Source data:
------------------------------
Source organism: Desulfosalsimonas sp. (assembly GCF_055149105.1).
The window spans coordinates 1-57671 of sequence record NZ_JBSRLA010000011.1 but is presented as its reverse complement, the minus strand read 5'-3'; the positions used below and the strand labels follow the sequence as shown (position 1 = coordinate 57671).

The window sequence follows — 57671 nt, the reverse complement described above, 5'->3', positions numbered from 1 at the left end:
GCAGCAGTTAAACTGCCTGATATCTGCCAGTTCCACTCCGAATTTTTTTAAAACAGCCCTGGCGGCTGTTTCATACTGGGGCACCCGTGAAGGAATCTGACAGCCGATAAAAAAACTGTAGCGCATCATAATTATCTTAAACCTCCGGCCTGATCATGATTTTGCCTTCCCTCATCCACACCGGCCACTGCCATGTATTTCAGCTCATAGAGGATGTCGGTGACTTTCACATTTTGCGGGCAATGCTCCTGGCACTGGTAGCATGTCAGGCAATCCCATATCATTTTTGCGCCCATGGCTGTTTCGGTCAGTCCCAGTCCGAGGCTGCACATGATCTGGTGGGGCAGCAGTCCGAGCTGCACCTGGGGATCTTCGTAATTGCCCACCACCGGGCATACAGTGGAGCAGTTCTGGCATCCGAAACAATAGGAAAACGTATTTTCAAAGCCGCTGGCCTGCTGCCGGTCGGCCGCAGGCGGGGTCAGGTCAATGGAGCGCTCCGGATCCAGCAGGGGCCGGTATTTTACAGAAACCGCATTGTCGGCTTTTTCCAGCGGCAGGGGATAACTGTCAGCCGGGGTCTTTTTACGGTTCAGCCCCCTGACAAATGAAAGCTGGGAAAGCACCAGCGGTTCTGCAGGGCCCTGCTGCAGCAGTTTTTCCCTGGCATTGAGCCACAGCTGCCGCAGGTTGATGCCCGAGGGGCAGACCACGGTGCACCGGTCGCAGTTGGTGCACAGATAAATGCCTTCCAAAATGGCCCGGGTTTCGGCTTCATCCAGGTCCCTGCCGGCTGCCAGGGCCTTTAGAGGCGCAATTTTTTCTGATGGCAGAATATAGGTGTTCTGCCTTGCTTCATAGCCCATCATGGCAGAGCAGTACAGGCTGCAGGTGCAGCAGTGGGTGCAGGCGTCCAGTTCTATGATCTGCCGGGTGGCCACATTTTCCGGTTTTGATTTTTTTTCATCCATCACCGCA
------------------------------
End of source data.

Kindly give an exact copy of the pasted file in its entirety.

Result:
Source organism: Desulfosalsimonas sp. (assembly GCF_055149105.1).
The window spans coordinates 1-57671 of sequence record NZ_JBSRLA010000011.1 but is presented as its reverse complement, the minus strand read 5'-3'; the positions used below and the strand labels follow the sequence as shown (position 1 = coordinate 57671).

The window sequence follows — 57671 nt, the reverse complement described above, 5'->3', positions numbered from 1 at the left end:
GCAGCAGTTAAACTGCCTGATATCTGCCAGTTCCACTCCGAATTTTTTTAAAACAGCCCTGGCGGCTGTTTCATACTGGGGCACCCGTGAAGGAATCTGACAGCCGATAAAAAAACTGTAGCGCATCATAATTATCTTAAACCTCCGGCCTGATCATGATTTTGCCTTCCCTCATCCACACCGGCCACTGCCATGTATTTCAGCTCATAGAGGATGTCGGTGACTTTCACATTTTGCGGGCAATGCTCCTGGCACTGGTAGCATGTCAGGCAATCCCATATCATTTTTGCGCCCATGGCTGTTTCGGTCAGTCCCAGTCCGAGGCTGCACATGATCTGGTGGGGCAGCAGTCCGAGCTGCACCTGGGGATCTTCGTAATTGCCCACCACCGGGCATACAGTGGAGCAGTTCTGGCATCCGAAACAATAGGAAAACGTATTTTCAAAGCCGCTGGCCTGCTGCCGGTCGGCCGCAGGCGGGGTCAGGTCAATGGAGCGCTCCGGATCCAGCAGGGGCCGGTATTTTACAGAAACCGCATTGTCGGCTTTTTCCAGCGGCAGGGGATAACTGTCAGCCGGGGTCTTTTTACGGTTCAGCCCCCTGACAAATGAAAGCTGGGAAAGCACCAGCGGTTCTGCAGGGCCCTGCTGCAGCAGTTTTTCCCTGGCATTGAGCCACAGCTGCCGCAGGTTGATGCCCGAGGGGCAGACCACGGTGCACCGGTCGCAGTTGGTGCACAGATAAATGCCTTCCAAAATGGCCCGGGTTTCGGCTTCATCCAGGTCCCTGCCGGCTGCCAGGGCCTTTAGAGGCGCAATTTTTTCTGATGGCAGAATATAGGTGTTCTGCCTTGCTTCATAGCCCATCATGGCAGAGCAGTACAGGCTGCAGGTGCAGCAGTGGGTGCAGGCGTCCAGTTCTATGATCTGCCGGGTGGCCACATTTTCCGGTTTTGATTTTTTTTCATCCATCACCGCA